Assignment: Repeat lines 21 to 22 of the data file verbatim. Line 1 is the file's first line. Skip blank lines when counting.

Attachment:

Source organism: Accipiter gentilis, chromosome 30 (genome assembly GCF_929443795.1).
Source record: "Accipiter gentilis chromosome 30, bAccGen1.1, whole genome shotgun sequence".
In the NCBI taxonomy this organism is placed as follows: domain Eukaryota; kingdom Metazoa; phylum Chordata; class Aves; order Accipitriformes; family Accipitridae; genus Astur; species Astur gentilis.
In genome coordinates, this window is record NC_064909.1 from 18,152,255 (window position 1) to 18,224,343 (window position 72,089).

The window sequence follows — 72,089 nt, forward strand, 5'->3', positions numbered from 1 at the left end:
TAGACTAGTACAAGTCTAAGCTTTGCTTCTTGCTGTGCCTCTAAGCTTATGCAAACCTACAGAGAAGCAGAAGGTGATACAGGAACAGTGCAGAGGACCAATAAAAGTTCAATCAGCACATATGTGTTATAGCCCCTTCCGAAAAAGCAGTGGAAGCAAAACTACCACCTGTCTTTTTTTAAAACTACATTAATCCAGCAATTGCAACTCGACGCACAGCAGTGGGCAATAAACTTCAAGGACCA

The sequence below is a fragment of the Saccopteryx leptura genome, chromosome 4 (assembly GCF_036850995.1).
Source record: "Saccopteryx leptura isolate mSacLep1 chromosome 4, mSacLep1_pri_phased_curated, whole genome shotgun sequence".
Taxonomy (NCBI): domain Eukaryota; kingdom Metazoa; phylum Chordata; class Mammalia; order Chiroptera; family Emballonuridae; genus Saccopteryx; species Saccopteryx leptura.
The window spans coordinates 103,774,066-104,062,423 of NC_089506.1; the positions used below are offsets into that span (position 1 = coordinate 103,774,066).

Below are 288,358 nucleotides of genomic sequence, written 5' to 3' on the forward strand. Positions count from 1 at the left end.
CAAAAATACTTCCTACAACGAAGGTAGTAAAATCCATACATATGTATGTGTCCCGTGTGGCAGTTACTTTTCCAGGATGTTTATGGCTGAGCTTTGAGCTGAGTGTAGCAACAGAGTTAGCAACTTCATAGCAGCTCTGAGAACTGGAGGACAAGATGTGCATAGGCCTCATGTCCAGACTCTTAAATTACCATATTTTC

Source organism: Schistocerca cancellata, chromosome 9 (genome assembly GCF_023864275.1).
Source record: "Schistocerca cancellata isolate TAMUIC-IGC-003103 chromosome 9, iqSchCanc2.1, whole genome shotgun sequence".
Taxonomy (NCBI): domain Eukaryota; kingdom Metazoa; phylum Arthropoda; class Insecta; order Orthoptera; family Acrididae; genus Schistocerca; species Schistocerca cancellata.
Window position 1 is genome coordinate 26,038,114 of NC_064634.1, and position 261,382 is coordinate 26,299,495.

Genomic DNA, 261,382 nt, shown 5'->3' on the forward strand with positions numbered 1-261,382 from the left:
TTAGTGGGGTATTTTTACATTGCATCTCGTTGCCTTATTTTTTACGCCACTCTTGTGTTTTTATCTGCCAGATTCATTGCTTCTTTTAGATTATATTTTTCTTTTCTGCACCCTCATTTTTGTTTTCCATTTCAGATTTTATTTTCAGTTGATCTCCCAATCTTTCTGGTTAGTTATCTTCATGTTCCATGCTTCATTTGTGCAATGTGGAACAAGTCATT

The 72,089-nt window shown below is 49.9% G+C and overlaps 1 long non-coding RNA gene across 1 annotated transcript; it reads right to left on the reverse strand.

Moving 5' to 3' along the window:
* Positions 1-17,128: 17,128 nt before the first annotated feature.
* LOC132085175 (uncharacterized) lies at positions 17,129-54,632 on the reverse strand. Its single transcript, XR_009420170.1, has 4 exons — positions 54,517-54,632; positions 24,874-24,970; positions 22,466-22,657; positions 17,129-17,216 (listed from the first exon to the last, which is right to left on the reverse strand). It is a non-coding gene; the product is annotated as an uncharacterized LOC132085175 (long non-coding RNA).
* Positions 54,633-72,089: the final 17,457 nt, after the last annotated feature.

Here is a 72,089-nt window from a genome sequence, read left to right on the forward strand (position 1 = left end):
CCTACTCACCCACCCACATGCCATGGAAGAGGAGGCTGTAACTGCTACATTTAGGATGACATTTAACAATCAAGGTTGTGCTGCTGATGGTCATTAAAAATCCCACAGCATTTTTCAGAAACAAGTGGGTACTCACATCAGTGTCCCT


* Positions 1-17,128: 17,128 nt before the first annotated feature.
* LOC132085175 (uncharacterized) lies at positions 17,129-54,632 on the reverse strand. Its single transcript, XR_009420170.1, has 4 exons — positions 54,517-54,632; positions 24,874-24,970; positions 22,466-22,657; positions 17,129-17,216 (listed from the first exon to the last, which is right to left on the reverse strand). It is a non-coding gene; the product is annotated as an uncharacterized LOC132085175 (long non-coding RNA).